Tuesday, April 18, 2006

Happy 500th B-Day to St. Peter's


500TH ANNIVERSARY OF ST. PETER'S BASILICA

Vatican, Apr. 18 (CWNews.com) - St. Peter's basilica, the largest and most important church in the Catholic world, marks its 500th anniversary today: April 18.

Despite it is the center of liturgical life at the Vatican, St. Peter's is not a cathedral; the cathedral of the Rome diocese is the basilica of St. John Lateran. But St. Peter's holds pre-eminent place because it is built on the tomb of St. Peter, at the site where the first Pontiff's martyrdom. Constantine, the first Christian emperor of Rome, authorized construction of the first basilica in 319; the building was completed in 349. By the middle of the 15th century, however, the Constantinian structure was in danger of collapse, and Pope Nicholas V (1447- 1455) commissioned the architect Bernardo Rossellino to begin drawing up plans for a new basilica. It was Pope Julius II (1503- 1513) who had the old basilica razed, and asked Donato Bramante to design a massive new building in the shape of a Greek cross. The first stone was laid on April 18, 1506, at the site of the old transept. Four pillars and an arc to support the cupola were completed by 1514, at the death of the architect.

Raphael, taking up the work that Bramante had begun, chose the form of a Latin cross, with one arm longer than the three others. Antonio da Sangallo then became director of the project, followed by Michelangelo, who was appointed by Pope Paul III. Michelangelo returned to the plan for a building shaped as Greek cross, and by the time of his death in 1564 the construction of the dome was well underway. He was succeeded by Pirro Ligorio and Jacopo Barozzi, and they in turn were followed by Giacomo della Porta-- who, in collaboration with Domenico Fontana, completed the great dome in 1590. A spire topped by a cross was finished three years later. Carlo Maderno then won a competition under Pope Paul V (11605- 1621) to complete the nave of the basilica and design the enormous (375 foot) façade. That project was completed on Palm Sunday, 1614. The new basilica was consecrated in 1626.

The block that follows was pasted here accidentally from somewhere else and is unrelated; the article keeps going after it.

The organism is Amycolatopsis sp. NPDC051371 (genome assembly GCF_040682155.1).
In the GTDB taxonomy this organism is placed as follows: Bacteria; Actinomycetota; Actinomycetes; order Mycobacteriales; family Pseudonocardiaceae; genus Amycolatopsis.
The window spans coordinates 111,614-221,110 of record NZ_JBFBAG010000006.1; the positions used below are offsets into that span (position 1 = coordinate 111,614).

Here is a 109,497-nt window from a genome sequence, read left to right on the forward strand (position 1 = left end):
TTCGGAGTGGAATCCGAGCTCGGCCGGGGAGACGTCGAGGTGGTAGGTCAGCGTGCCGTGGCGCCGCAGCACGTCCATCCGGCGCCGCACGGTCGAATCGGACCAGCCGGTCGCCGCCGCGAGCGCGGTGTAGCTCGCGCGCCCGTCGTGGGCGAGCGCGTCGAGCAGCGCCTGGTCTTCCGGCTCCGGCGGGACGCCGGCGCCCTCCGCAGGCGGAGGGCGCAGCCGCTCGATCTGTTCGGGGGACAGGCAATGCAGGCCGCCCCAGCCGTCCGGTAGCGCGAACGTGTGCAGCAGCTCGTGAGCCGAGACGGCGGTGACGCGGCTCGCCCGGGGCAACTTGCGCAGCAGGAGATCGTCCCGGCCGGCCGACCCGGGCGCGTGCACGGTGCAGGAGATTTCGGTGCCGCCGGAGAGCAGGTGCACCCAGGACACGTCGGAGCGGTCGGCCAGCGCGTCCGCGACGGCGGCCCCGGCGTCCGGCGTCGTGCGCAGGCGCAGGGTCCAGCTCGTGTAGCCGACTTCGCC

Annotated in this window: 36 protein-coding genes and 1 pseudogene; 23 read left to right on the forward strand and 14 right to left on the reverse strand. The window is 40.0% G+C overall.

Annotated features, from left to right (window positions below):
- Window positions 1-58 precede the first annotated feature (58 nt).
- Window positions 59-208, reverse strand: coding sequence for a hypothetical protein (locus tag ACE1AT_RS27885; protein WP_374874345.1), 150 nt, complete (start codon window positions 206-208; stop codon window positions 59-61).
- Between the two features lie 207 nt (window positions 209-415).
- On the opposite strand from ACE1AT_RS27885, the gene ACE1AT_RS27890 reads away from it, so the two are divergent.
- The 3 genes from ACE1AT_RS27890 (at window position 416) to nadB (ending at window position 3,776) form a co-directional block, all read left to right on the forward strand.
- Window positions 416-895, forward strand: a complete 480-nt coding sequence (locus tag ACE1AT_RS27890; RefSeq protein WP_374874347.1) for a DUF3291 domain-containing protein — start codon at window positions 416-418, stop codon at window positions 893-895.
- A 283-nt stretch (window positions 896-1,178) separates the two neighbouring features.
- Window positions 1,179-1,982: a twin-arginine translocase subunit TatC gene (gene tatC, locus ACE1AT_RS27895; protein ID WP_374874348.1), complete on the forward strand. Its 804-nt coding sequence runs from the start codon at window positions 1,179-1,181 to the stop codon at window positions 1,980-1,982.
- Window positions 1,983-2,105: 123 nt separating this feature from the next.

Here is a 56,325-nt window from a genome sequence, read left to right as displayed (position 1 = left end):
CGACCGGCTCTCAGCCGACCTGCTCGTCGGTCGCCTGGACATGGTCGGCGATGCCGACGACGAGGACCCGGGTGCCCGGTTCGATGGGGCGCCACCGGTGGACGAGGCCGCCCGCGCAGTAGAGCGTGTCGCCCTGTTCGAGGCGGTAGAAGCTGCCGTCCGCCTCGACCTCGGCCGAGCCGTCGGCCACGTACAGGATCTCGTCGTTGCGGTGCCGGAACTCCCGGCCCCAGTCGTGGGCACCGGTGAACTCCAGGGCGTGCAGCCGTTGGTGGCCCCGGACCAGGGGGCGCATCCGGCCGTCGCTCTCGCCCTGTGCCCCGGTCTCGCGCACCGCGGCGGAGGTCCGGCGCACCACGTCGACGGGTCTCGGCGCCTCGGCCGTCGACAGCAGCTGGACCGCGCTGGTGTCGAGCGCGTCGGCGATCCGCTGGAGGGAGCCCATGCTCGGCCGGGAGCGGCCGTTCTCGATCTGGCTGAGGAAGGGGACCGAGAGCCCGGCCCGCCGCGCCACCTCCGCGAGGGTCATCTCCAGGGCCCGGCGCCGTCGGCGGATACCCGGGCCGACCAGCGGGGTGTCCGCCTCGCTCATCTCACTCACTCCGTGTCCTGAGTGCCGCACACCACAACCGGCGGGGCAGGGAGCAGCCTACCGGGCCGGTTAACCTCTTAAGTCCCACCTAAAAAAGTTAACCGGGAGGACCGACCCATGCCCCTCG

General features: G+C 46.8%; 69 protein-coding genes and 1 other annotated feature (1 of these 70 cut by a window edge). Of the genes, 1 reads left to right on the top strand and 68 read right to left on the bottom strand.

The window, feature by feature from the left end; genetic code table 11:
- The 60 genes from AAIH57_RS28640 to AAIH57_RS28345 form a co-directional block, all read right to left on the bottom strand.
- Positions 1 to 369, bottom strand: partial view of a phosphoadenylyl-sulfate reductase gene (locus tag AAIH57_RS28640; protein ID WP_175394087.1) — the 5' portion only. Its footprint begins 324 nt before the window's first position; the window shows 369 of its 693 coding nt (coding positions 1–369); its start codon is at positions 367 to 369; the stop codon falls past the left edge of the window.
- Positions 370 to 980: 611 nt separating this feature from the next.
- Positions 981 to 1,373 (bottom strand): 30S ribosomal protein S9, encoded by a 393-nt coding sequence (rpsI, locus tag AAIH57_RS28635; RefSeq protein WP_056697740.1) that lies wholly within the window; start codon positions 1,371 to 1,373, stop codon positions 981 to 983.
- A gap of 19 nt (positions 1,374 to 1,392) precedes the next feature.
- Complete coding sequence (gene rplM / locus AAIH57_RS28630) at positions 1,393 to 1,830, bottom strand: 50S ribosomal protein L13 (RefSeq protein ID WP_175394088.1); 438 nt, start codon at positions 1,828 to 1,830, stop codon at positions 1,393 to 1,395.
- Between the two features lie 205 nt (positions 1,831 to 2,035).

Pope Urban VIII (1623- 1644) supervised the design of the interior. Bernini designed much of the interior, notably including the enormous bronze baldachino above the altar. That work continued through the end of the 17th century, with sculptures and mosaics added throughout the 18th century. The central nave includes 39 niches, in which there are statues of the great founders of religious orders. In recent years new statues have been added to niches on the exterior o the building. The vault of the basilica is decorated with the words (in Latin and in Greek) that Christ said to St. Peter: "You are Peter, and on this rock I will build by Church…"

St. Peter's Square, with its colonnade (also designed by Bernini) defining the plaza outside the basilica, was completed during the same period, topped by 140 statues. The granite obelisk in the center of the square was set up in 1585: a massive task that required 800 men and 150 horses. According to legend, the Pope ordered complete silence while the Egyptian obelisk was being raised. But when the ropes being used to hoist the enormous obelisk threatened to snap because of friction, someone in the crowd shouted that the ropes should be dampened. The Pope then thanked the anonymous tipster for disobeying his order.

St. Peter's Square can easily accommodate 50,000 people. The basilica itself, with its huge central nave, can also accommodate thousands of worshippers, and is the central site for papal liturgical celebrations. From 1962 to 1965 the basilica was the site of plenary sessions of the Second Vatican Council.

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